According to the United Nations’ humanitarian agency, severe flooding in Burkina Faso has affected over 100,000 people, following the country’s heaviest rainfall for ninety years.
Thousands of homes in the vicinity of Ouagadougou, the country’s capital, have been destroyed by the waters. Officials requested international aid for those affected by the disaster.
“I would like to join the government’s appeal for blankets, clothes and food, because there really is an urgent need for these things,” Ouagadougou’s mayor Simon Compaore said. Read More…
University of Ghana law professor John Atta Mills, age 64, was confirmed on Saturday as the winner of the runoff presidential election, the fifth in Ghana since the return to multi-party democracy in 1992.
According to Electoral Commission Chair, Kwadwo Afari-Gyan, Atta Mills obtained 50.23 percent of ballots cast on December 28, or 4,521,032 votes, while Nana Akufo-Addo got 49.77 percent or 4,480,446 votes.
Despite the ruling party’s call to boycott, the Tain local election officer also announced that Atta-Mills obtained 19,566 votes in Friday’s special election there, while Nana Akufo-Addo had only 2,053 ballots. Read More…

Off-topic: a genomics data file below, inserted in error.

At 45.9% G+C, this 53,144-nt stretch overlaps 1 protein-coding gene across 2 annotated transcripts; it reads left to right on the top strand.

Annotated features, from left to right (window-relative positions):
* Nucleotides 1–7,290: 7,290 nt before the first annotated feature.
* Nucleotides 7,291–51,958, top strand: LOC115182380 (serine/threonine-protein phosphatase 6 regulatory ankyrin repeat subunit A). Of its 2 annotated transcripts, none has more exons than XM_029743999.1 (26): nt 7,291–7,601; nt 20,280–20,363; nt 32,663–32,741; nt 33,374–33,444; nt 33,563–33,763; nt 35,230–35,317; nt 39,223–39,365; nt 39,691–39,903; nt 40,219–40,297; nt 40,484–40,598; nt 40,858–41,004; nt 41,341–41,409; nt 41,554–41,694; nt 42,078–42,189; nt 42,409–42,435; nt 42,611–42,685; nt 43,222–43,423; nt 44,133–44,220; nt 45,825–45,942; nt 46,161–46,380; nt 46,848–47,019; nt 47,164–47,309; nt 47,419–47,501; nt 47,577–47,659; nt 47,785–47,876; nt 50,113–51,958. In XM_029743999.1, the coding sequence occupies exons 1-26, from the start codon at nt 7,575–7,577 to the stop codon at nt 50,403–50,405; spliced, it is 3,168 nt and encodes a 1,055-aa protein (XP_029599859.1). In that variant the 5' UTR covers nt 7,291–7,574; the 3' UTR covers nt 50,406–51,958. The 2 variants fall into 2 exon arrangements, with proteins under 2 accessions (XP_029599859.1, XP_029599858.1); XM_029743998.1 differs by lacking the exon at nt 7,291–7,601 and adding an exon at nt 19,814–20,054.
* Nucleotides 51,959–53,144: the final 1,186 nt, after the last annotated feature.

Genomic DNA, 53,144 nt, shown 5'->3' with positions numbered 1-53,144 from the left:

Ghana‘s electoral commission announced on Wednesday that a run-off election must be held for the Ghanian presidency.
The commission said that the New Patriotic Party (NPP) candidate Nana Addo Dankwa Akufo-Addo won 49.13% of the vote, slightly more than the other main candidate, John Atta Mills of the National Democratic Congress (NDC), who obtained 47.92%. However, neither candidate reached the 50% mark needed to declare an outright winner. Read More…
Officials say that a high turnout has been recorded for elections for president and parliament in Ghana.
Despite long queues at polling stations, the election has been reported as peaceful. 12.4 million voters, approximately half the country’s population, have cast their ballots.
“Voter turnout is going to be very high,” said Electoral Commission Chairman Kwadwo Afari-Gyan. “I should expect a higher number than we saw in the last elections because I could see this one is very competitive.” Turnout in 2004 was a record 85%.
The people of Ghana, a country often shown of as an example of a good democracy in Africa, will vote for a new president and parliament.
The current president, John Kufuor, will resign after serving the maximum of two terms in office. The elections are expected to be close.
The three main contenders for the presidency are: the Nana Akufo Addo from New Patriotic Party, who was the foreign minister under the current president, John Atta Mills running for the National Democratic Congress, and the Convention People’s Party’s candidate, one Paa Kwesi Nduom.